Coping With COVID-19 Crisis: Broadway Publicist Keith Sherman Talks Employee Furloughs, Dipping Into Savings And Staying Positive After Testing Positive

Keith Sherman & Associates

Editors’ Note: With full acknowledgment of the big-picture implications of a pandemic that has already claimed thousands of lives, cratered global economies and closed international borders, Deadline’s Coping With COVID-19 Crisis series is a forum for those in the entertainment space grappling with myriad consequences of seeing a great industry screech to a halt. The hope is for an exchange of ideas and experiences, and suggestions on how businesses and individuals can best ride out a crisis that doesn’t look like it will abate any time soon.

Keith Sherman operates Keith Sherman & Associates, a Times Square public relations firm founded in 1989. With a background in theatre (300 plus shows including, recently, Be More Chill, We Will Rock You and Mike Birbiglia: The New One, and the Tony Awards for 18 years) his clientele expanded to include film, TV, music, major global events, organizations, award shows, individuals, fine art, brands and Olympic sports. He represented the New York Times for a decade. Keith has maintained a staff of four. One associate has been with the company for 19 years, another for 18 and another for 11. He has written this guest column for Deadline.


Like so many others, most of my firm’s projects either closed, are postponed, or are canceled. On top of that, I’ve got COVID-19. Fortunately, my symptoms are mild. This too shall pass. I’m optimistic for a better tomorrow.

There’s one thing we know with certainty: we know nothing. Our lives will be changed for sure. Still, we don’t know how or when our new normal will emerge. It’s not just that films, shows and restaurants are closed, people’s lives are canceled.

In 1609 Shakespeare’s Globe Theatre had to shut down due to the Bubonic Plague. Performances of King Lear were canceled. History repeats.

I’ve run my PR firm for 30 years, through robust times and difficult. I’ve lived through the AIDS crisis, the recession of 2008, blackouts, hurricanes and 9/11. I have childhood memories hearing about the polio epidemic. A bountiful human spirit emerges when we are faced with these extreme challenges. Somehow, society comes through. We will emerge stronger once again. The two Ps — persistence and patience — have allowed me to thrive over decades.

One moment keeps resonating for me. It was a few days after 9/11 when a spectacular lineup of New Yorkers and Broadway stars in Times Square encouraged people to see a show. The message was that NYC was open for business. What will the 2020 equivalent look like and when will it be? On one hand it can’t happen soon enough, and yet realistically we know it is still months away.

Some of the wisdom I’ve gleaned with experience is the ability to adapt, to be flexible and to be present. Working is like walking on sand. With every step we take the ground shifts a bit. When we look back our footprints are washed away and ahead we see the open sky of opportunity.

George Salazar, “Be More Chill” Maria Baranova

One of my challenges has been to stay current, on top of fast-moving changes in the media and our popular culture. I’m a chameleon, shifting strategies to embrace the news cycle and media trends on behalf of our clients. I find that a robust mix of traditional press, social media, advertising and promotions are essential for success. After all, how many Facebook likes is equivalent to a Good Morning America appearance? Taken together, they bring gravitas to projects.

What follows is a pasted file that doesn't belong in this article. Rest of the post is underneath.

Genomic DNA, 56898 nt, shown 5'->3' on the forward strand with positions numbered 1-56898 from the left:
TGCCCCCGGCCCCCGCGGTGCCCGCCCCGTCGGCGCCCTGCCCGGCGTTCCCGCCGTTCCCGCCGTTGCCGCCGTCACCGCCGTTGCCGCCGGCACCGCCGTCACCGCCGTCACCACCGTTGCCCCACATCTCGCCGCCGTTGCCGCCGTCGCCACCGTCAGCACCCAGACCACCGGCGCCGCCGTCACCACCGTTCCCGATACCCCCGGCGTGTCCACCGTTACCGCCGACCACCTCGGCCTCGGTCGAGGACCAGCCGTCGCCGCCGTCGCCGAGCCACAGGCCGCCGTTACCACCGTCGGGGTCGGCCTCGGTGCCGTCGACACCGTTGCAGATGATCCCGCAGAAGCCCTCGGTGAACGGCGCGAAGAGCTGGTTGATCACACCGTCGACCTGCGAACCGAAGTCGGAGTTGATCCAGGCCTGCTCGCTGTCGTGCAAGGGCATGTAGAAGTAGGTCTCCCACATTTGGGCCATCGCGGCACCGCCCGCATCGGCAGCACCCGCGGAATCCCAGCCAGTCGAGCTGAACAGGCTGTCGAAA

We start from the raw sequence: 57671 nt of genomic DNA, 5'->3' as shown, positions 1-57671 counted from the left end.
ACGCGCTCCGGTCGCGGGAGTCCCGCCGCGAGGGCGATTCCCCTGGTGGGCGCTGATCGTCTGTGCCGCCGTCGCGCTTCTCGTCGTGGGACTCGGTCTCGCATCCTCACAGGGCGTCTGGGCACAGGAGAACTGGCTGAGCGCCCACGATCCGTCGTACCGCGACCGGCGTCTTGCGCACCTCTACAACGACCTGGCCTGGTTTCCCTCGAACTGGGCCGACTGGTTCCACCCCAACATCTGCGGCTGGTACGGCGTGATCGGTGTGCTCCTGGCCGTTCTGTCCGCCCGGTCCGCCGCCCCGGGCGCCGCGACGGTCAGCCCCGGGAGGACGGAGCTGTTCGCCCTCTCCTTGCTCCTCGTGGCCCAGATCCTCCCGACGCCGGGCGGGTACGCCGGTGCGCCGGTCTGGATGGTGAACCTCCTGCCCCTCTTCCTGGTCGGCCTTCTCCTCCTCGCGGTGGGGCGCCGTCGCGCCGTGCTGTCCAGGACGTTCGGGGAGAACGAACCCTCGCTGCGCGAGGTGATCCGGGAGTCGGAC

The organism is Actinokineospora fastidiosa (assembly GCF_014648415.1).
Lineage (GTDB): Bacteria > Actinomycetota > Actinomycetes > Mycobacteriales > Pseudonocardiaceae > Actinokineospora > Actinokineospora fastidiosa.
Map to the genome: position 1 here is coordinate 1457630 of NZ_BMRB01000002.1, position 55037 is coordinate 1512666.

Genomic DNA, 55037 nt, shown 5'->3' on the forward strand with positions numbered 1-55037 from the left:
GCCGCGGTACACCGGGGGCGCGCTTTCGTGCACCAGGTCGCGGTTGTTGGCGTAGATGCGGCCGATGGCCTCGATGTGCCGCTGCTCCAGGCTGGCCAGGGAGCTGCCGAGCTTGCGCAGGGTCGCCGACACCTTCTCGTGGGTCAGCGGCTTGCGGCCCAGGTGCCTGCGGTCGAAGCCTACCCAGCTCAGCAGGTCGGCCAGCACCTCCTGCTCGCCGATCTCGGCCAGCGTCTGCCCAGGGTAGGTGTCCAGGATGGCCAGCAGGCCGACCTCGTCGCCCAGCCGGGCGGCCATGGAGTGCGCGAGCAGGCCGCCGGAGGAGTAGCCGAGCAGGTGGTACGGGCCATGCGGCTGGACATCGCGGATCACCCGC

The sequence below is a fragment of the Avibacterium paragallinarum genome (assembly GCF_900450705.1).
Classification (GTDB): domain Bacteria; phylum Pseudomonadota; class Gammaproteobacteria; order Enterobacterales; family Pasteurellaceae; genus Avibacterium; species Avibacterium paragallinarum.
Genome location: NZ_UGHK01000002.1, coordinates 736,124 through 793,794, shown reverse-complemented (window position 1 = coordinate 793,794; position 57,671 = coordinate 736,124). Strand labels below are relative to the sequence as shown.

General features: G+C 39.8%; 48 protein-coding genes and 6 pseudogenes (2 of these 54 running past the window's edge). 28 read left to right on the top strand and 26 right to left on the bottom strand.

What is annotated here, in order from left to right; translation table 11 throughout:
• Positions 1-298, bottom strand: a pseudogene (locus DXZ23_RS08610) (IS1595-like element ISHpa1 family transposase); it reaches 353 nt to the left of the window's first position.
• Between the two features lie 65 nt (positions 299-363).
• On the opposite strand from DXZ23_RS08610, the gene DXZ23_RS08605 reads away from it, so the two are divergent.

I am dipping into my personal savings in order to keep my company afloat during this unprecedented moment in our world’s history.

This week I had to furlough my business family in order for the company to survive. It was tough, but I had no choice. I plan to rehire my colleagues ASAP. #survival

This pandemic teaches us that we are all equal, all connected to each other. It shifts our priorities to put health first. It reminds us the importance of family, including family by choice. It shows us to lend a hand to others in need. Since so many of us are sequestered at home, now is a great time to reconnect with people in our lives we haven’t spoken with in some time. It’s a time for reflection. It’s a time for us to scale back to a greater sense of humanity. The virus is reshifting our priorities.

It is in a very real way, the reset button being hit around the world. We will emerge changed, and stronger for the future. Having skin of steel helps. That happens when one has run hundreds of PR campaigns.

Mike Birbiglia’s “The New One” Joan Marcus

Whatever happens with our business, in whatever shape we come back we’re going to be ready to give our clients the best possible strategic advice and pro-active effort to thrive in the new world. In adversity there is opportunity.

Stress comes from attempting to plan too far out into the future when nothing but uncertainty looms. It’s vital to live in the moment. The future will take care of itself if we stay strong and smart.

While positivity is clearly in my DNA my feet are planted firmly on the ground. After all, I’ve run a business for three decades. I choose to lead with an open heart seeing the glass half full. I am not feeling an affinity for snark right now.

We are all scrambling to keep our businesses, large and entrepreneurial, as well as our lives, afloat as we adapt to the ever-changing new reality. We will thrive again.

Remember to breathe. It’s a wild roller coaster ride.

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